Regular cleaning helps them to operate more efficiently.
The newly formed compressed wood pellets descend from the dies upstairs.
They are shaken free of any imperfections or wood dust.
Pellets are then transported to large storage silos, where they can cool and harden while awaiting shipment via rail to the Port of Greater Baton Rouge.
Compressed wood pellets have similar properties to coal but their use in power generation leads to over 80% less CO2 including supply chain emissions.
Like coal, pellets are ground into dust using mills at Drax Power Station.
Both the mills and furnaces in North Yorkshire required little conversion.
Our biomass power units operates at a similar efficiency to coal units, if marginally better.
In 2019, we began a three-year turbine upgrade at Drax Power Station.
The high-pressure steam turbine upgrade will enhance efficiency and reduce the cost of electricity production.
The efficiencies will be gained by fitting new, high tech pipework and valves, with new high efficiency blading and long life seals within the turbines on biomass units 1, 2 and 3.
Giving up coal: Tony Juniper questions if using biomass can be the right thing to do for forests and climate change: https://www.drax.com/sustainability/giving-up-coal/
Climate change is the biggest challenge of our time: Drax Group CEO Will Gardiner answers FAQs:
Compressed wood pellets are loaded into closed-top grain wagons rather than open-top coal cars to protect pellets from the elements.
Unlike coal, if pellets get wet, they quickly deteriorate and cannot be used as fuel at Drax Power Station.
The rail wagons are designed to carry 143 US short tons each.
One wagon equates to just under four truckloads of pellets.
Three recent initiatives represent run rate savings of £10/MWh on 450,000 tonnes of wood pellets per year from LaSalle BioEnergy:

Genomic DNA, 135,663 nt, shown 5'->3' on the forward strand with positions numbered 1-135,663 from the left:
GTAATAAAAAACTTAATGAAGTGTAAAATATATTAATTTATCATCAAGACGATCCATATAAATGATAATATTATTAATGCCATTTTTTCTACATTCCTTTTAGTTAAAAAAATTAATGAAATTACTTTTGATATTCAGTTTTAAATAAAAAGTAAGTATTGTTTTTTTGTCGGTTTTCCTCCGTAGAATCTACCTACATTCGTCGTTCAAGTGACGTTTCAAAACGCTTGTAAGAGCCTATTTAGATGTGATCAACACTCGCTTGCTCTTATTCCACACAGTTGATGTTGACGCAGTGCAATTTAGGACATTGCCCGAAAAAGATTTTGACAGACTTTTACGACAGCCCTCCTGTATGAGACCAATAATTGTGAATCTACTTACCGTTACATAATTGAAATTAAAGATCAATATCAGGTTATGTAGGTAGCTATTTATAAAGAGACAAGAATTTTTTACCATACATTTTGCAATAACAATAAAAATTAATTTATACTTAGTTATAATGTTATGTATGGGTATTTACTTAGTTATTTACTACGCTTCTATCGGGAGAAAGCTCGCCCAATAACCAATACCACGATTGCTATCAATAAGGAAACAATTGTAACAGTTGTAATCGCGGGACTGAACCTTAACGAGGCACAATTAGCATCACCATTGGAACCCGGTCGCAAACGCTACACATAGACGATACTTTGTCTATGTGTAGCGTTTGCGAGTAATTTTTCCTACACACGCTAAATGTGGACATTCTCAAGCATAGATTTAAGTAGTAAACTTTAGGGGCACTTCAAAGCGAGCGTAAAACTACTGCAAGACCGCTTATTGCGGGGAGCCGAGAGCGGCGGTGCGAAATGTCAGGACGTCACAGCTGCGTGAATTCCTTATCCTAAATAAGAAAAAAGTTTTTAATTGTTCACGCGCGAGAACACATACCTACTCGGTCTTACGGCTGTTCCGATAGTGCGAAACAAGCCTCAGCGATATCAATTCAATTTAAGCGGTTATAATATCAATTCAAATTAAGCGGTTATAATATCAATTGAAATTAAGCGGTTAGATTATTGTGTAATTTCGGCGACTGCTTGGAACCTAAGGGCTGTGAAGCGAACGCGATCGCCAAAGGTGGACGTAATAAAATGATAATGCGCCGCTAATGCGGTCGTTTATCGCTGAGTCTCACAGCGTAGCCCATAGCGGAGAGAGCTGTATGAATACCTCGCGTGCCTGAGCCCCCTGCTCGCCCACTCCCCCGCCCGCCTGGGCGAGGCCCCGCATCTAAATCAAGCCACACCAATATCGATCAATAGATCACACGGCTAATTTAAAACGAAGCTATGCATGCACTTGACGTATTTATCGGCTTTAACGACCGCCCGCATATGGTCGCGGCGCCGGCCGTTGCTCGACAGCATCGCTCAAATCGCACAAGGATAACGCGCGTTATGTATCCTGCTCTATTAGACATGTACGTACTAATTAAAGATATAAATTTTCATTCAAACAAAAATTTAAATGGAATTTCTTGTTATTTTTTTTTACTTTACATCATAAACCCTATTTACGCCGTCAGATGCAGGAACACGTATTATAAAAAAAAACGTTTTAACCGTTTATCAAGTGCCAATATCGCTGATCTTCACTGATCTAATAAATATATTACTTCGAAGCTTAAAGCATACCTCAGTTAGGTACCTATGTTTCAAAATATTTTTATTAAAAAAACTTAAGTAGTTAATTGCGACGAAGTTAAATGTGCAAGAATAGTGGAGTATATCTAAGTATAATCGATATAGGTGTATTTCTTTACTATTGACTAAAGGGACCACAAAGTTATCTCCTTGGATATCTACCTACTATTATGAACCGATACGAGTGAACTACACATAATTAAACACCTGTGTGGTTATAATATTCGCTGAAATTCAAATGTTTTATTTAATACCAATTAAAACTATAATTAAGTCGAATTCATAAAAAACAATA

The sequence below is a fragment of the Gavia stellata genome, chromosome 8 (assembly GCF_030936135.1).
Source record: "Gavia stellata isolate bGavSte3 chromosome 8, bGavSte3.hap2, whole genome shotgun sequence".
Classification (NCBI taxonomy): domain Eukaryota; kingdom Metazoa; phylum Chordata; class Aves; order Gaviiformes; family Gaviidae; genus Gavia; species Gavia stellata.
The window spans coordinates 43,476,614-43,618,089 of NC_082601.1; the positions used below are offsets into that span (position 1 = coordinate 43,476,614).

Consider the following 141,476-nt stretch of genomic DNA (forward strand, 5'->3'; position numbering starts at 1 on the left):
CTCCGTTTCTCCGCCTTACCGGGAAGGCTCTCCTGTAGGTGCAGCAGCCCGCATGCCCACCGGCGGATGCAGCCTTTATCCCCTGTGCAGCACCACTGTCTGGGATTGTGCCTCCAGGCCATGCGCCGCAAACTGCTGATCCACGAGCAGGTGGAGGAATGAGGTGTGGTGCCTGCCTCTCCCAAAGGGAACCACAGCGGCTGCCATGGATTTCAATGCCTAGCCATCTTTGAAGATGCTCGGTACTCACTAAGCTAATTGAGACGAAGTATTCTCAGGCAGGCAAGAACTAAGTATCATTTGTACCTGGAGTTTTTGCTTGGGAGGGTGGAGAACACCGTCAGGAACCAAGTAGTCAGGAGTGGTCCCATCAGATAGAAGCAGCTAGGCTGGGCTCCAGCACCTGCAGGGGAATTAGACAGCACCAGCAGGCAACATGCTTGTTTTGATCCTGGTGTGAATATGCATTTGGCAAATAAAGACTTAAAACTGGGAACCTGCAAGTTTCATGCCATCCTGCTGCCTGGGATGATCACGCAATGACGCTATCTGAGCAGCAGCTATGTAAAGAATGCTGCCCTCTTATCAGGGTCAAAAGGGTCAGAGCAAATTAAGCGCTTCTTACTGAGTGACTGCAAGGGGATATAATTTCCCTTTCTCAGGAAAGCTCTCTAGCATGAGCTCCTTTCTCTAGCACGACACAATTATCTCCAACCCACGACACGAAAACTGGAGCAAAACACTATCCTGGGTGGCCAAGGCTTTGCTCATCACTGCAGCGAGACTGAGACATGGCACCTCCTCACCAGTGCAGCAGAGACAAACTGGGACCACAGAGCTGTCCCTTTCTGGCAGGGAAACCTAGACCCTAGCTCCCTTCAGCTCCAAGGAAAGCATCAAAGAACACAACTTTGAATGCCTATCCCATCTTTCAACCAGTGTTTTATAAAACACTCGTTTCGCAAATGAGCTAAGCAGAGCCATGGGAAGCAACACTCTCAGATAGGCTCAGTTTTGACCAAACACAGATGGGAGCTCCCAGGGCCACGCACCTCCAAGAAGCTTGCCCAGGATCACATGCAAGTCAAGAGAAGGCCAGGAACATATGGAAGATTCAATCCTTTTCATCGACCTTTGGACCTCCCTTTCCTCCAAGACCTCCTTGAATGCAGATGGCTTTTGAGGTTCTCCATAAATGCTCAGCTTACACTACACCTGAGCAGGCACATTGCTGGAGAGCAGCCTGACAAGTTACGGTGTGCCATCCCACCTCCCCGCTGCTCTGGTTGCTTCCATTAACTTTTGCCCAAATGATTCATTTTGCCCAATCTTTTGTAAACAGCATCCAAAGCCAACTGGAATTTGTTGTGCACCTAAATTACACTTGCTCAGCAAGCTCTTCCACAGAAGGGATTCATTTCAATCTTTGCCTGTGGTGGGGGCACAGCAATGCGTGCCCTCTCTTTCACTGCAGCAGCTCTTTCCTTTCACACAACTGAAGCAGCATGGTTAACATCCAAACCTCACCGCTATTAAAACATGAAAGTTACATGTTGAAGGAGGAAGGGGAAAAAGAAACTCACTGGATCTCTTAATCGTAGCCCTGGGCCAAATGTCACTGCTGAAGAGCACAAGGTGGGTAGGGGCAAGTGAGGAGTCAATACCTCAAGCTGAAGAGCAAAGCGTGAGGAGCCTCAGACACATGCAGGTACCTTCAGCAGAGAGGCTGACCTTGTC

1) A new conveyor system, this rail loading bay and rail spur, which became operational in May 2019, reducing transportation costs to the Port of Greater Baton Rouge.
2) A co-location agreement with Hunt Forest Products for low-cost sawmill residues. These are sourced from the now operational sawmill next door.
3) Increased rail capacity at the port.
When Drax began operating in Louisiana with a rail spur at Morehouse BioEnergy, we were limited to 45-car trains.
This is being increased to 80-car ‘unit trains,’ each nearly a mile long and capable of carrying almost double the volume once an enlarged chambering yard is commissioned at the port of Greater Baton Rouge.
Unit trains will deliver major fuel, cost and carbon footprint savings from Morehouse and LaSalle BioEnergy.
Our goal is to make biomass power generation economically viable without direct support by 2027.
Baton Rouge Transit at the Port of Greater Baton Rouge is operated in partnership with Host Terminals.
At peak operation, the facility is capable of loading approximately 40 vessels per year.
All of our US South facilities are strategically placed to reduce shipping times, reduce emissions, and lower costs.